In today's episode (and the next episode of Developer Tea), we discuss avoiding over-optimization by creating a "performance budget".
Transcript (Generated by OpenAI Whisper)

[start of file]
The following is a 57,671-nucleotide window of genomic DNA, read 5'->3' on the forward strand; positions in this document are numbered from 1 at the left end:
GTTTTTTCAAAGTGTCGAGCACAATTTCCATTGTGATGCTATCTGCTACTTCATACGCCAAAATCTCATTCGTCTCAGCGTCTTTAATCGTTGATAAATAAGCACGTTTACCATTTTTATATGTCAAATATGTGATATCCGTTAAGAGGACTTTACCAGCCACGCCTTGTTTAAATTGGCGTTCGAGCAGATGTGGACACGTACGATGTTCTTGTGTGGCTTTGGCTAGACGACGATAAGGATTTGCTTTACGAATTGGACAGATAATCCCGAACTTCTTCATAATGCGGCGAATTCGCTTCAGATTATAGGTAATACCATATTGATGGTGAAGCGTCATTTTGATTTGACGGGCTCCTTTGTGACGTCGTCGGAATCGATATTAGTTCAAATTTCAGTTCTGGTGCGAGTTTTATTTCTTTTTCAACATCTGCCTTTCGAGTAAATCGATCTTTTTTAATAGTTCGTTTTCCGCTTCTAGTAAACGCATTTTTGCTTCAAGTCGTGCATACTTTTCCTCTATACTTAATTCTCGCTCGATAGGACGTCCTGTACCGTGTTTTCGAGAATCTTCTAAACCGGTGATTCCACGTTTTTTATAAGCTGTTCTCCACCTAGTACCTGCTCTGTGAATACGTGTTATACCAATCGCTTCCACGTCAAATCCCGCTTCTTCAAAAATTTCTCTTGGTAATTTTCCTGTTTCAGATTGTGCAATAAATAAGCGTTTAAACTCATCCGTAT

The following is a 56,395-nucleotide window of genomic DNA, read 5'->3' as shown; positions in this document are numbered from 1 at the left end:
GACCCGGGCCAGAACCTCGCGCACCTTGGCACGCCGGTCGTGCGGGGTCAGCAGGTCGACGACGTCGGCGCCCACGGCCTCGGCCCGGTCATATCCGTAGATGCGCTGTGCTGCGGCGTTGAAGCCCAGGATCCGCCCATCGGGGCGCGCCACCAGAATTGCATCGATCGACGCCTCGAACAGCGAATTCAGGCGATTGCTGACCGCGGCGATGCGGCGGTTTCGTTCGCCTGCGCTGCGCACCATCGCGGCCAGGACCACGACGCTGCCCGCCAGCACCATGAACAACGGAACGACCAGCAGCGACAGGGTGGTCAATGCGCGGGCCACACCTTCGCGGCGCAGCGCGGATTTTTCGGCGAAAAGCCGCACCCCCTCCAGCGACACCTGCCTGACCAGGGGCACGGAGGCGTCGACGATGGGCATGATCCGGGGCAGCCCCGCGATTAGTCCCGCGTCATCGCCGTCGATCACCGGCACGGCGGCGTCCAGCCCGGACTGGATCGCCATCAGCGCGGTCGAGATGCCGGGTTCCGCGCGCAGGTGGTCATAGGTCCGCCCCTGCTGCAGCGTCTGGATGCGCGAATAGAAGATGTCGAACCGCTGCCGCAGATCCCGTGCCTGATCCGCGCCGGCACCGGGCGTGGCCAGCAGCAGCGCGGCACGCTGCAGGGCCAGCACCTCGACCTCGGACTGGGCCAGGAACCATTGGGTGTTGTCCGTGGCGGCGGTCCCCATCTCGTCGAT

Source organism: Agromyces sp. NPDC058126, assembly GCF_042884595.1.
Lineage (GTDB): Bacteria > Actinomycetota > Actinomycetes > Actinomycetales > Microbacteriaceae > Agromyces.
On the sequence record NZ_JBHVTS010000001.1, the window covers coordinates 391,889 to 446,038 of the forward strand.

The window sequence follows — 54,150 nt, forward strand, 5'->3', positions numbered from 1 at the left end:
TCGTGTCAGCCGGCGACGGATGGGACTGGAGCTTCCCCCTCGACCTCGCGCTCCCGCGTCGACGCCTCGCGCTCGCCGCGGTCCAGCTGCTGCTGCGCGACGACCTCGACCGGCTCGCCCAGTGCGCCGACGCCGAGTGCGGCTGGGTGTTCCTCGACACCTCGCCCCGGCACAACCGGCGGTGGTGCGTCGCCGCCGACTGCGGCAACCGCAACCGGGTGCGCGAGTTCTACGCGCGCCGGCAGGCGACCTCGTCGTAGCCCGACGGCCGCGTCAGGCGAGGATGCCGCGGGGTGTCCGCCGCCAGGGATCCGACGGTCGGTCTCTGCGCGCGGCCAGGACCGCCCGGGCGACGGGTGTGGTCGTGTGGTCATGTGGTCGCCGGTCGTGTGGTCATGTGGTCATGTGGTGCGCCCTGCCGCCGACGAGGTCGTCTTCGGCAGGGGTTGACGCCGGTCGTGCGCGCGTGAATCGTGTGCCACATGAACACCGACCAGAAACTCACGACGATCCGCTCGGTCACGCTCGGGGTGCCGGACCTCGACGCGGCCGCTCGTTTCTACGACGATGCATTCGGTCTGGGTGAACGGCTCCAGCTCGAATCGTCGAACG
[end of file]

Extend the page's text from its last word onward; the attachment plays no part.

Hey everyone and welcome to Developer Tea. My name is Jonathan Cutrell and in today's episode we're going to be talking about avoiding over optimization by using a performance budget. This is actually going to be a two part episode. You'll hear this part today and the next part in the next episode of Developer Tea. Of course if you don't want to miss out on that make sure you subscribe to the podcast and whatever podcasting app you use. So let's talk about how to avoid over optimization by using a performance budget. That's a long title over optimization by using a performance budget. If you've never heard of a performance budget I recommend you Google it. I'm not the first one to talk about a performance budget by any stretch but it's a really interesting idea and I want to talk about how you might approach this concept in your projects. Optimization of code is a huge part of a developer's day to day job. We're going to talk about optimization but specifically we're going to talk about over optimization in today's episode. Over optimization happens when you do optimization that isn't really worth your time. It's not really worth the investment of your resources to perform that optimization. Today's episode is sponsored by RoeBar. With RoeBar you get the context, insights and control you need to find and fix bugs faster. We'll talk about RoeBar more later on in today's episode and specifically about an offer that RoeBar has for you. I'm using RoeBar on a project and I think it's fantastic. We'll talk more about what RoeBar has to offer to Developer Tea listeners but first let's talk about over optimization. Or something ships to a user and when I say user I mean either a person or a computer before you ship your code to an end user you want to make sure that you have that code properly optimized. Optimization occurs both in ongoing code. So on your day to day as you are coding you should be using optimal methods when possible and avoiding things like memory leaks for example but it also can occur in a refactoring situation and most of what we're going to talk today is probably going to apply to the refactoring more than it is in the ongoing optimization. When optimizing your code it can be difficult to determine just how much optimization is necessary. For example we know that our code benefits from being optimized in speed is a priority but what level of investment in time to optimize is worth it. It can be difficult to answer this question because on the one hand anything we do in optimization pays back over the life of the product. So it's easy to think that means any optimization is good and this is the trap that developers very often fall into. We think that any optimization is good so it's always worth our time to start optimizing. However on the other hand there is a level of optimization that has little to no return on investment. Little to no return on investment. This is incredibly important to your boss. This is incredibly important to you if you're a business owner. You want a high return on your investments. You want to be able to spend your time and get value out of that spent time. As we said previously the optimization will pay us back over the life of the product but let's imagine for example that the life of the product is very short. Say the product is only being used a few times like a utility script or maybe an administrative reporting interface where you run a bunch of queries and it just gives you a report on a quarterly basis. What's possible and perhaps even likely at spending time optimizing that code is going to have a low return on investment in comparison to optimizing code that is used much more often. That doesn't mean though that we should write a responsible code just because it won't be running over and over into the future. How do we determine what level of optimization is sufficient? This is a pretty complex situation it seems like. Today I'm going to teach you how to create a performance budget. I'm not going to give you math figures and I'm not going to give you a exact equation to use. Instead I'm going to give you the way that you think about a performance budget. We're going to talk about five things that you need to understand. You need to think about when you are creating your performance budget. We're going to go through three of them today and then the next two in the next episode of Developer Tea. Number one, you need to ask yourself what is the usage rate over time of this particular feature or piece of code? What is the usage rate over time of this particular feature or product, piece of code? Why do we want to think about this? The higher the usage rate of your piece of code, in other words, the more times that piece of code is run, the higher the leverage of each of your optimizations in the long run. Let me say that again. The higher the usage rate, in other words, the higher the number of times somebody or something like a computer runs your code over time, the higher the leverage each of your optimizations has in the long run. If you optimize and you optimize for, let's say, one second increase in speed, it's one second. If that code is running only once per day, then you gain one second of benefit per day. It's really simple math here. One second of benefit per day. If you have that code running five times per day, then obviously it's five times more per day. If you are growing at a rate of five executions per day, let's say five times that your code is running today, it's running 10 times tomorrow, and 15 times, or maybe even 20 times, the next day, if you're growing at an exponential rate, or even if you're growing at a linear rate, then your return on that investment will grow at an exponential rate. This is why it's so important to determine the usage rate of your particular piece of code over time. Determine the usage rate of that piece of code over time. The corollary to this number two is what is the actual lifetime of the code? If you're going to change the code significantly in the near future, if you're going to gut the system, it may not necessarily make sense to optimize it now. This is especially true for projects that are only used one time. Property scripts are perfect example, do not spend time over optimizing your utility scripts. They're only going to run once, and they only need to meet the minimum requirements. We're going to talk about minimum optimizations in just a second. If the product is likely to scale and grow in the future, and you don't have any shutdown planned, be certain you're setting yourself up for that optimization in the future. However, the problems you face at scale are probably not the most valuable problems to solve in the early phases of a product. We don't want to over optimize for that future scale before we need to. We aren't going to talk about product planning in today's episode, but be certain that you understand the future of your product, that you have a plan for the future of your product, and take that into consideration as you go through refactoring for optimization. There is not much benefit to refactoring today if the code is not going to run tomorrow. Think about that for a second. There's not much benefit in refactoring today if the code is not going to run tomorrow. Of course, there are some caveats to this. It may be that you're going to use this code in a different project, or it may be that you're trying to learn how to perform optimizations. Those are certainly fine reasons to go through the process of optimization, but if you are trying to create a performance budget, if that is your goal, and if you're listening to this episode, then presumably that is your goal. If you are interested in creating a performance budget, this is the way you should be thinking about your optimizations. If your optimization doesn't actually create value in the future, then it doesn't make much sense to perform that optimization at all. It doesn't make much sense to create code for tomorrow if it's not going to run tomorrow. We're going to take a quick sponsor break, and we're going to talk about minimum optimizations. Speaking of optimizations, today's episode is sponsored by Rollbar. With Rollbar, you can put errors in their place. Dealing with errors absolutely sucks. Lying on users to report the errors to you or digging through logs trying to debug the issues. These can be difficult things. Sometimes it's even hard to find where the logs are. Rollbar works with all major languages and frameworks to eliminate this problem altogether. You can start tracking production errors and deployments in eight minutes or less. I actually set up Rollbar entirely for free, and I got it sending messages to a Slack channel for a project that I'm working on. I did it in just a few minutes. It's incredibly easy to get started. You can start tracking production errors and deployments in eight minutes or less. You integrate Rollbar into existing development workflows. You can send alerts to Slack or HipChat, or you can create issues in GitHub or Gira, Asana, Pivotal Tracker, pretty much everything that you're probably using Rollbar most likely supports. Some of Rollbar's customers include Heroku, Twilio, Kayak, Instacart, Zendesk, Twitch. Do we need to continue? Hopefully you can see that Rollbar has a great customer list and a good history, a good track record. If their track record was not enough, Rollbar is providing Developer Tealisteners with a special offer. If you go to the link in the show notes, which is rollbar.com slash Developer Tea, if you go to that link, you can get the bootstrap plan free for 90 days. That's three months of error tracking. That's long enough to get your startup up and going. That's 300,000 errors that you get to track for free. Go and check it out, rollbar.com slash Developer Tea. I'm using it. I suggest you check it out if you are tired of trying to track down errors on your own. Rollbar is a great option. Of course, you can find that link in the show notes at spec.fm. We're talking about avoiding over optimization by creating a performance budget. We're talking specifically about the five things that you need to be thinking about when you're creating your performance budget. We're covering the first three today and in the next episode, we're going to cover the next two and we'll talk about actually creating that budget. Number one was determine the usage rate over time of that particular feature that you are considering optimizing. Number two is determine the lifetime of the code that you're considering optimizing. With those two things, you can determine the value of that optimization. If you combine numbers one and two, you determine the value of that optimization. You're making an educated guess about how valuable that optimization is. Number three, you need to determine the minimum optimizations necessary. You need to determine the minimum optimizations necessary. There's a minimum level of optimization that is necessary for any feature. Every feature has a minimum optimization. If a piece of code, for example, is supposed to be run on an hourly basis and the task that that code is completing needs to take five minutes, then the absolute minimum viable optimization of the running time for that piece of code is five minutes. Of course, there are other optimization minimums that should be taken into account, such as the file size or the readability of the text. Once again, the minimums for your particular use case will vary, but determining these minimums will help guide your optimization strategy. Obviously, if you have a cron job that's running that takes an hour to generate a report, it's going to be a very different optimization strategy than loading a web page, for example. You want to load a web page in less than a second. These are two very different minimum optimizations. Creating your performance budget uses these minimum optimizations as the baseline. We will talk more about creating your performance budget in the next episode of Developer Tea. Thank you so much for listening today. Thank you again to Rollbar for sponsoring today's episode. Tracking errors is not a negotiable thing. You have to track errors if you have a project that is running in the wild. There's no way around that. And Rollbar makes that so much easier for you. Go and check it out, rollbar.com slash Developer Tea. Make sure you subscribe to Developer Teain whatever podcasting app you use so that you ensure that you're not going to miss out on future episodes of the show, particularly part two of today's episode. Thank you so much again for listening to Developer Tea. You can find all the show notes for this episode and you can listen to every other episode of Developer Teaat spec.fm. I also want to encourage you to go and check out the other shows on spec.fm. If you're a designer or developer or a data scientist, there are shows for you to level up in your career. Go and check it out spec.fm. Thanks so much and until next time, enjoy your tea.